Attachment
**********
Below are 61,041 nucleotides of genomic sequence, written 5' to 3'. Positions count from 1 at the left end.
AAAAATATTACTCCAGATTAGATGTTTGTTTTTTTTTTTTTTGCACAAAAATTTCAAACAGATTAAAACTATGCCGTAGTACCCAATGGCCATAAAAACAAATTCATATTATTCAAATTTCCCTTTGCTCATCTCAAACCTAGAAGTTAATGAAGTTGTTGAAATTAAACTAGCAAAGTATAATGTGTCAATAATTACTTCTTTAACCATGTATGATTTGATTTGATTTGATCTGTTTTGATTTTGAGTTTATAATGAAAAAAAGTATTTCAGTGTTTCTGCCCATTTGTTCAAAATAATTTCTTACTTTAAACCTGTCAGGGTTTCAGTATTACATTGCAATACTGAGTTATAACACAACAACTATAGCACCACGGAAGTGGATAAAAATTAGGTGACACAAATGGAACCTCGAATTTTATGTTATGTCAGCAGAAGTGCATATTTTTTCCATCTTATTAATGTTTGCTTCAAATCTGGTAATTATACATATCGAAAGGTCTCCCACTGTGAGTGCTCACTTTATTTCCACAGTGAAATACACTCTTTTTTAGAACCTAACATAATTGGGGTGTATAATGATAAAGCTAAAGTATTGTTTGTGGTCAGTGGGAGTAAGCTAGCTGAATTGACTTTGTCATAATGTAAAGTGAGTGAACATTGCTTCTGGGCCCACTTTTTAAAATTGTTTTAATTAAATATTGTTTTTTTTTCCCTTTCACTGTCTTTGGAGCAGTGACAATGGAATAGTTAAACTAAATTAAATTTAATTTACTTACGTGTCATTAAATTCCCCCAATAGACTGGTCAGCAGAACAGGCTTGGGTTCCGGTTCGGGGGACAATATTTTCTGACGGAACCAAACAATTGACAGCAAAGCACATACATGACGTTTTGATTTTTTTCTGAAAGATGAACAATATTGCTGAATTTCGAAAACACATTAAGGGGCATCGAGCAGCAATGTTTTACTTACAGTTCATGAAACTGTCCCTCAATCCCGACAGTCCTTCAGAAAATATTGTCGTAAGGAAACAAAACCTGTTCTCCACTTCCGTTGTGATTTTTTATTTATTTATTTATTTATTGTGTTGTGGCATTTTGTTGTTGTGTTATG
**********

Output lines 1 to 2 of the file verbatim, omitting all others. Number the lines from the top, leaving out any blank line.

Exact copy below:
Below are 61,041 nucleotides of genomic sequence, written 5' to 3'. Positions count from 1 at the left end.
AAAAATATTACTCCAGATTAGATGTTTGTTTTTTTTTTTTTTGCACAAAAATTTCAAACAGATTAAAACTATGCCGTAGTACCCAATGGCCATAAAAACAAATTCATATTATTCAAATTTCCCTTTGCTCATCTCAAACCTAGAAGTTAATGAAGTTGTTGAAATTAAACTAGCAAAGTATAATGTGTCAATAATTACTTCTTTAACCATGTATGATTTGATTTGATTTGATCTGTTTTGATTTTGAGTTTATAATGAAAAAAAGTATTTCAGTGTTTCTGCCCATTTGTTCAAAATAATTTCTTACTTTAAACCTGTCAGGGTTTCAGTATTACATTGCAATACTGAGTTATAACACAACAACTATAGCACCACGGAAGTGGATAAAAATTAGGTGACACAAATGGAACCTCGAATTTTATGTTATGTCAGCAGAAGTGCATATTTTTTCCATCTTATTAATGTTTGCTTCAAATCTGGTAATTATACATATCGAAAGGTCTCCCACTGTGAGTGCTCACTTTATTTCCACAGTGAAATACACTCTTTTTTAGAACCTAACATAATTGGGGTGTATAATGATAAAGCTAAAGTATTGTTTGTGGTCAGTGGGAGTAAGCTAGCTGAATTGACTTTGTCATAATGTAAAGTGAGTGAACATTGCTTCTGGGCCCACTTTTTAAAATTGTTTTAATTAAATATTGTTTTTTTTTCCCTTTCACTGTCTTTGGAGCAGTGACAATGGAATAGTTAAACTAAATTAAATTTAATTTACTTACGTGTCATTAAATTCCCCCAATAGACTGGTCAGCAGAACAGGCTTGGGTTCCGGTTCGGGGGACAATATTTTCTGACGGAACCAAACAATTGACAGCAAAGCACATACATGACGTTTTGATTTTTTTCTGAAAGATGAACAATATTGCTGAATTTCGAAAACACATTAAGGGGCATCGAGCAGCAATGTTTTACTTACAGTTCATGAAACTGTCCCTCAATCCCGACAGTCCTTCAGAAAATATTGTCGTAAGGAAACAAAACCTGTTCTCCACTTCCGTTGTGATTTTTTATTTATTTATTTATTTATTGTGTTGTGGCATTTTGTTGTTGTGTTATG